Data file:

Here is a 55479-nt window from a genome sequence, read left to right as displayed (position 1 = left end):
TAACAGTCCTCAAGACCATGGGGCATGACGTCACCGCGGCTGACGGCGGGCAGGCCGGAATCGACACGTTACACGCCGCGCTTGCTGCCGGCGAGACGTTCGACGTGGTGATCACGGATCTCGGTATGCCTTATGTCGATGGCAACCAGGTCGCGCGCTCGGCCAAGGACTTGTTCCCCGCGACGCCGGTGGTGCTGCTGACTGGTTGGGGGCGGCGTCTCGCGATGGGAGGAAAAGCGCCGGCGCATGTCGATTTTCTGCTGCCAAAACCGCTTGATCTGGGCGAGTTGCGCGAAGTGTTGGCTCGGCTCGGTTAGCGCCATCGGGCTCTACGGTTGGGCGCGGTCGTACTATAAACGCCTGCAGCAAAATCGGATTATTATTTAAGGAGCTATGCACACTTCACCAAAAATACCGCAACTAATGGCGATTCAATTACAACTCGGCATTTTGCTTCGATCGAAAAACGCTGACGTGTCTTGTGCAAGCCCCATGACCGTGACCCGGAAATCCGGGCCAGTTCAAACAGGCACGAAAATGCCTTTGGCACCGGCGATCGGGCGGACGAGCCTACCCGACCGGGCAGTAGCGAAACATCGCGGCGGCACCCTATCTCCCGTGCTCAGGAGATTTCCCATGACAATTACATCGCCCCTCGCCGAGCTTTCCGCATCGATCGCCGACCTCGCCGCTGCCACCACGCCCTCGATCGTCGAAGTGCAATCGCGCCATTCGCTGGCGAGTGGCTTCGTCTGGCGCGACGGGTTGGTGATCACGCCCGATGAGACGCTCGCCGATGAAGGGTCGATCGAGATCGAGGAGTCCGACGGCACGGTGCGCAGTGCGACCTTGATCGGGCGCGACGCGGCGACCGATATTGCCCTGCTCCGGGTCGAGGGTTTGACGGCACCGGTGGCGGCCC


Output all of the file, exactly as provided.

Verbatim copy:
Here is a 55479-nt window from a genome sequence, read left to right as displayed (position 1 = left end):
TAACAGTCCTCAAGACCATGGGGCATGACGTCACCGCGGCTGACGGCGGGCAGGCCGGAATCGACACGTTACACGCCGCGCTTGCTGCCGGCGAGACGTTCGACGTGGTGATCACGGATCTCGGTATGCCTTATGTCGATGGCAACCAGGTCGCGCGCTCGGCCAAGGACTTGTTCCCCGCGACGCCGGTGGTGCTGCTGACTGGTTGGGGGCGGCGTCTCGCGATGGGAGGAAAAGCGCCGGCGCATGTCGATTTTCTGCTGCCAAAACCGCTTGATCTGGGCGAGTTGCGCGAAGTGTTGGCTCGGCTCGGTTAGCGCCATCGGGCTCTACGGTTGGGCGCGGTCGTACTATAAACGCCTGCAGCAAAATCGGATTATTATTTAAGGAGCTATGCACACTTCACCAAAAATACCGCAACTAATGGCGATTCAATTACAACTCGGCATTTTGCTTCGATCGAAAAACGCTGACGTGTCTTGTGCAAGCCCCATGACCGTGACCCGGAAATCCGGGCCAGTTCAAACAGGCACGAAAATGCCTTTGGCACCGGCGATCGGGCGGACGAGCCTACCCGACCGGGCAGTAGCGAAACATCGCGGCGGCACCCTATCTCCCGTGCTCAGGAGATTTCCCATGACAATTACATCGCCCCTCGCCGAGCTTTCCGCATCGATCGCCGACCTCGCCGCTGCCACCACGCCCTCGATCGTCGAAGTGCAATCGCGCCATTCGCTGGCGAGTGGCTTCGTCTGGCGCGACGGGTTGGTGATCACGCCCGATGAGACGCTCGCCGATGAAGGGTCGATCGAGATCGAGGAGTCCGACGGCACGGTGCGCAGTGCGACCTTGATCGGGCGCGACGCGGCGACCGATATTGCCCTGCTCCGGGTCGAGGGTTTGACGGCACCGGTGGCGGCCC